Marc Jacobs is Auctioning Off Items From His Home This Week

Photograph courtesy of Sotheby’s

A new house means a fresh start for the designer.

Living a life as creative and fabulous as that of Marc Jacobs, your home is likely to be full of beautiful things meant to inspire and delight. Sometimes, though, a fresh space requires a clean slate. The iconic designer and his husband, Char Defrancesco, purchased a place in Rye, New York earlier this year, and Jacobs decided it was time to let go of some of the treasures kept in their Manhattan townhouse; and go they will, in online and live Sotheby’s auctions being held this week.

“When you move into a Frank Lloyd Wright house, there isn’t a lot of wall space and you can’t hang a lot of paintings,” Jacobs explains in a catalogue for the covetable collection, when asked why he was putting his art, furniture, décor objects and jewellery up for bidding. “As much as I will have a difficult time parting with them, I just felt it’s time to give myself this window to start again.”

marc jacobs auction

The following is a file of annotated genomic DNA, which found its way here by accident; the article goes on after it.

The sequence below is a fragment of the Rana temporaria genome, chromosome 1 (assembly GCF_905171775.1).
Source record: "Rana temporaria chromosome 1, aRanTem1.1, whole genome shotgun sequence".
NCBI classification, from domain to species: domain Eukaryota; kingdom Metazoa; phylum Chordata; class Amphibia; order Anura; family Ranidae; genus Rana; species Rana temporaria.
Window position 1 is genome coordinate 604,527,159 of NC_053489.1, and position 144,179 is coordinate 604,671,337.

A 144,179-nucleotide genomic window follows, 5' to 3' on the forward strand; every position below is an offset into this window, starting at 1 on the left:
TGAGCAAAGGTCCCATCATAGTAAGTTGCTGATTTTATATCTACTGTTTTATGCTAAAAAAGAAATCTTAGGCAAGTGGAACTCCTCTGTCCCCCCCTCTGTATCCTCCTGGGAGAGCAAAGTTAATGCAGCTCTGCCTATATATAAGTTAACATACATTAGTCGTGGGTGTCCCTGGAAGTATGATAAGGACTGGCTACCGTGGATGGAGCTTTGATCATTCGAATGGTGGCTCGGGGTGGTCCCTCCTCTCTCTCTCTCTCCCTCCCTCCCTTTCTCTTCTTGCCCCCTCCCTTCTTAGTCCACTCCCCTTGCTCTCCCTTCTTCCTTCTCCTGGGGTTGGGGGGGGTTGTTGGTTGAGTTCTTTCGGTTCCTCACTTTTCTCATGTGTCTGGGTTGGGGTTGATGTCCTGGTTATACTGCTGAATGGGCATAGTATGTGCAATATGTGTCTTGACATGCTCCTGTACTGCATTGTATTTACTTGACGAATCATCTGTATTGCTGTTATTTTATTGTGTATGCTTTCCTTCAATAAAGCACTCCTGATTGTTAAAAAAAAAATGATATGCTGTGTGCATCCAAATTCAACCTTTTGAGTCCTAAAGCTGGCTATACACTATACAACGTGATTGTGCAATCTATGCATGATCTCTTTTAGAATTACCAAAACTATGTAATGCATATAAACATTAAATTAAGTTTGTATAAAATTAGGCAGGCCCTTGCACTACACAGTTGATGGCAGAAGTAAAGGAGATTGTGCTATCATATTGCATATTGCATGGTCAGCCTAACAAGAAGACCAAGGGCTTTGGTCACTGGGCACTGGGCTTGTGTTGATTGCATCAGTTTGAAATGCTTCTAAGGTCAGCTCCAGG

Photograph courtesy of Sotheby’s

On the block at the Marc Jacobs: A Life of Design auction scheduled for December 12th are works from artists Elizabeth Peyton – you’ll recognize the portrait subject of ‘Sofia’ as a Marc Jacobs muse, director Sofia Coppola – as well as pieces by Ed Ruscha and Alberto Giacometti.

Objects like an opulent De Grisogono pear-shaped ring (the fruit, not the diamond – although it is covered in both coloured and white diamonds, of course), a gilt brass soap dish from the 1940s, and a luxe Eugene Printz sideboard are also up for grabs.

marc jacobs auction
Photograph courtesy of Sotheby’s

There’s an additional auction for another selection from Jacobs’ cache already online, which includes a vase by Memphis Group design pioneer Ettore Sottsass; prices in this grouping are decidedly more modest (with bids beginning at $50USD), meaning a piece of your favourite designer’s personal trove could actually be yours.

The Marc Jacobs: A life of Design collection is on view to the public, for free, until Wednesday, December 11th at the Sotheby’s New York location.

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